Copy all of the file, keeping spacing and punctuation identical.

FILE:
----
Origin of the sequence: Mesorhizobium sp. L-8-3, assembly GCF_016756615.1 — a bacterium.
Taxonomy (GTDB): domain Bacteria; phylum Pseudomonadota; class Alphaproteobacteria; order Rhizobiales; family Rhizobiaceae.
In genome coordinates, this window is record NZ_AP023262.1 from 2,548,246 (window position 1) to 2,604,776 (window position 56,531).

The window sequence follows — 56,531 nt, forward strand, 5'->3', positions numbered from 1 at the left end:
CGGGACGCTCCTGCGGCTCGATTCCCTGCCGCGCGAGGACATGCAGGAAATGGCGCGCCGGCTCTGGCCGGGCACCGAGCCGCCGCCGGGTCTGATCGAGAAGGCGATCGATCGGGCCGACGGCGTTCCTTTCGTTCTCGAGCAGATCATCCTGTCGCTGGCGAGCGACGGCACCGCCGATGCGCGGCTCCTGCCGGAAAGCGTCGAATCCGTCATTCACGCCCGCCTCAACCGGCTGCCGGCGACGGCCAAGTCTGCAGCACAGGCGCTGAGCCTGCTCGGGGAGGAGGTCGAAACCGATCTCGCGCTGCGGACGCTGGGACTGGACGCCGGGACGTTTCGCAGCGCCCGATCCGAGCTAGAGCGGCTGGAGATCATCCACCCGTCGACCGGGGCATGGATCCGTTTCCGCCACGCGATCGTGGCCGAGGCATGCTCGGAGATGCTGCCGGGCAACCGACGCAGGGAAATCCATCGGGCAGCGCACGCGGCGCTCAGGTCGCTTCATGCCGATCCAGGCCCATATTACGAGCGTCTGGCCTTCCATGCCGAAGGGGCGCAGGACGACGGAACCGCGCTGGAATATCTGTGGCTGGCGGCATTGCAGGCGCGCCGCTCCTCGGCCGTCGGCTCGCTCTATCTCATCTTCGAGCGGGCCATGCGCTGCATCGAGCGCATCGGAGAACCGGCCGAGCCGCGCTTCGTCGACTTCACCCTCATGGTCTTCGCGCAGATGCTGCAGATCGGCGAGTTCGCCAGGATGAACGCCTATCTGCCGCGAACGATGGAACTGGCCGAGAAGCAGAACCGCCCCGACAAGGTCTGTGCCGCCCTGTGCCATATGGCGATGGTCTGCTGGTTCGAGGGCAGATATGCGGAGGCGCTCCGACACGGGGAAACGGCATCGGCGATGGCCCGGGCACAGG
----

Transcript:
Origin of the sequence: Mesorhizobium sp. L-8-3, assembly GCF_016756615.1 — a bacterium.
Taxonomy (GTDB): domain Bacteria; phylum Pseudomonadota; class Alphaproteobacteria; order Rhizobiales; family Rhizobiaceae.
In genome coordinates, this window is record NZ_AP023262.1 from 2,548,246 (window position 1) to 2,604,776 (window position 56,531).

The window sequence follows — 56,531 nt, forward strand, 5'->3', positions numbered from 1 at the left end:
CGGGACGCTCCTGCGGCTCGATTCCCTGCCGCGCGAGGACATGCAGGAAATGGCGCGCCGGCTCTGGCCGGGCACCGAGCCGCCGCCGGGTCTGATCGAGAAGGCGATCGATCGGGCCGACGGCGTTCCTTTCGTTCTCGAGCAGATCATCCTGTCGCTGGCGAGCGACGGCACCGCCGATGCGCGGCTCCTGCCGGAAAGCGTCGAATCCGTCATTCACGCCCGCCTCAACCGGCTGCCGGCGACGGCCAAGTCTGCAGCACAGGCGCTGAGCCTGCTCGGGGAGGAGGTCGAAACCGATCTCGCGCTGCGGACGCTGGGACTGGACGCCGGGACGTTTCGCAGCGCCCGATCCGAGCTAGAGCGGCTGGAGATCATCCACCCGTCGACCGGGGCATGGATCCGTTTCCGCCACGCGATCGTGGCCGAGGCATGCTCGGAGATGCTGCCGGGCAACCGACGCAGGGAAATCCATCGGGCAGCGCACGCGGCGCTCAGGTCGCTTCATGCCGATCCAGGCCCATATTACGAGCGTCTGGCCTTCCATGCCGAAGGGGCGCAGGACGACGGAACCGCGCTGGAATATCTGTGGCTGGCGGCATTGCAGGCGCGCCGCTCCTCGGCCGTCGGCTCGCTCTATCTCATCTTCGAGCGGGCCATGCGCTGCATCGAGCGCATCGGAGAACCGGCCGAGCCGCGCTTCGTCGACTTCACCCTCATGGTCTTCGCGCAGATGCTGCAGATCGGCGAGTTCGCCAGGATGAACGCCTATCTGCCGCGAACGATGGAACTGGCCGAGAAGCAGAACCGCCCCGACAAGGTCTGTGCCGCCCTGTGCCATATGGCGATGGTCTGCTGGTTCGAGGGCAGATATGCGGAGGCGCTCCGACACGGGGAAACGGCATCGGCGATGGCCCGGGCACAGG